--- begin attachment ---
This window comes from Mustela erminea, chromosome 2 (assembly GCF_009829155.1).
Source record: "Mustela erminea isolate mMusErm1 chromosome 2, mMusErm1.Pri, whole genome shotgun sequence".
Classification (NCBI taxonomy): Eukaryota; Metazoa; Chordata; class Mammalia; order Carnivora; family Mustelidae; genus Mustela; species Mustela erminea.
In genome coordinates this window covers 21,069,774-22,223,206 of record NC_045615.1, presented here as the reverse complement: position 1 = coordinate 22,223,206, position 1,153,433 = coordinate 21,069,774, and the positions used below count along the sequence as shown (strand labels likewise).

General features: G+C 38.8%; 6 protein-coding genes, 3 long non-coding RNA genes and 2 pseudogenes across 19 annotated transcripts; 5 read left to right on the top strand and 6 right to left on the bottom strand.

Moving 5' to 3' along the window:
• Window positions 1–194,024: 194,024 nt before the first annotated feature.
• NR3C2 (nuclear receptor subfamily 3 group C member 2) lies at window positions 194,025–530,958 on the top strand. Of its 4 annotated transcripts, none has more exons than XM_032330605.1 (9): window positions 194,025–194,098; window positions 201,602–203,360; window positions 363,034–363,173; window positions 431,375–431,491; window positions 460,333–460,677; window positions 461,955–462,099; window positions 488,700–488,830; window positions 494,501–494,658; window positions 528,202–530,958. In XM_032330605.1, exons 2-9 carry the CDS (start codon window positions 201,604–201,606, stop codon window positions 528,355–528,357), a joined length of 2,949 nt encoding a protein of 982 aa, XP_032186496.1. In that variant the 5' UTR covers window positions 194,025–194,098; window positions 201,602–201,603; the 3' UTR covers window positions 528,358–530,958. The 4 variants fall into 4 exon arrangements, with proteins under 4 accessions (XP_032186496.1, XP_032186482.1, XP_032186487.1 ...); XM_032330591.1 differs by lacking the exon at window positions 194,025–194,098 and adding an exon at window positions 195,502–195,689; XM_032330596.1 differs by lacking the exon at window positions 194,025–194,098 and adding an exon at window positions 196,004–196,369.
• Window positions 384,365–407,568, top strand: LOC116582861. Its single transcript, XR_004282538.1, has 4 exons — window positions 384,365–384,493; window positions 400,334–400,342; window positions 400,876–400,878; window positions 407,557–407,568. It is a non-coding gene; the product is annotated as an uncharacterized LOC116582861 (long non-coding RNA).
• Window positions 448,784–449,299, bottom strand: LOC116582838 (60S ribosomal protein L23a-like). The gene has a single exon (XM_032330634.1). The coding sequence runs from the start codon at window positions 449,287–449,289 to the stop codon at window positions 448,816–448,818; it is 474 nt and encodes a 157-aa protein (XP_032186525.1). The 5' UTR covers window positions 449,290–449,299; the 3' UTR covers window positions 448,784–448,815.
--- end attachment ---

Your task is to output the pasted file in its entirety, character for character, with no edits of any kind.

This window comes from Mustela erminea, chromosome 2 (assembly GCF_009829155.1).
Source record: "Mustela erminea isolate mMusErm1 chromosome 2, mMusErm1.Pri, whole genome shotgun sequence".
Classification (NCBI taxonomy): Eukaryota; Metazoa; Chordata; class Mammalia; order Carnivora; family Mustelidae; genus Mustela; species Mustela erminea.
In genome coordinates this window covers 21,069,774-22,223,206 of record NC_045615.1, presented here as the reverse complement: position 1 = coordinate 22,223,206, position 1,153,433 = coordinate 21,069,774, and the positions used below count along the sequence as shown (strand labels likewise).

General features: G+C 38.8%; 6 protein-coding genes, 3 long non-coding RNA genes and 2 pseudogenes across 19 annotated transcripts; 5 read left to right on the top strand and 6 right to left on the bottom strand.

Moving 5' to 3' along the window:
• Window positions 1–194,024: 194,024 nt before the first annotated feature.
• NR3C2 (nuclear receptor subfamily 3 group C member 2) lies at window positions 194,025–530,958 on the top strand. Of its 4 annotated transcripts, none has more exons than XM_032330605.1 (9): window positions 194,025–194,098; window positions 201,602–203,360; window positions 363,034–363,173; window positions 431,375–431,491; window positions 460,333–460,677; window positions 461,955–462,099; window positions 488,700–488,830; window positions 494,501–494,658; window positions 528,202–530,958. In XM_032330605.1, exons 2-9 carry the CDS (start codon window positions 201,604–201,606, stop codon window positions 528,355–528,357), a joined length of 2,949 nt encoding a protein of 982 aa, XP_032186496.1. In that variant the 5' UTR covers window positions 194,025–194,098; window positions 201,602–201,603; the 3' UTR covers window positions 528,358–530,958. The 4 variants fall into 4 exon arrangements, with proteins under 4 accessions (XP_032186496.1, XP_032186482.1, XP_032186487.1 ...); XM_032330591.1 differs by lacking the exon at window positions 194,025–194,098 and adding an exon at window positions 195,502–195,689; XM_032330596.1 differs by lacking the exon at window positions 194,025–194,098 and adding an exon at window positions 196,004–196,369.
• Window positions 384,365–407,568, top strand: LOC116582861. Its single transcript, XR_004282538.1, has 4 exons — window positions 384,365–384,493; window positions 400,334–400,342; window positions 400,876–400,878; window positions 407,557–407,568. It is a non-coding gene; the product is annotated as an uncharacterized LOC116582861 (long non-coding RNA).
• Window positions 448,784–449,299, bottom strand: LOC116582838 (60S ribosomal protein L23a-like). The gene has a single exon (XM_032330634.1). The coding sequence runs from the start codon at window positions 449,287–449,289 to the stop codon at window positions 448,816–448,818; it is 474 nt and encodes a 157-aa protein (XP_032186525.1). The 5' UTR covers window positions 449,290–449,299; the 3' UTR covers window positions 448,784–448,815.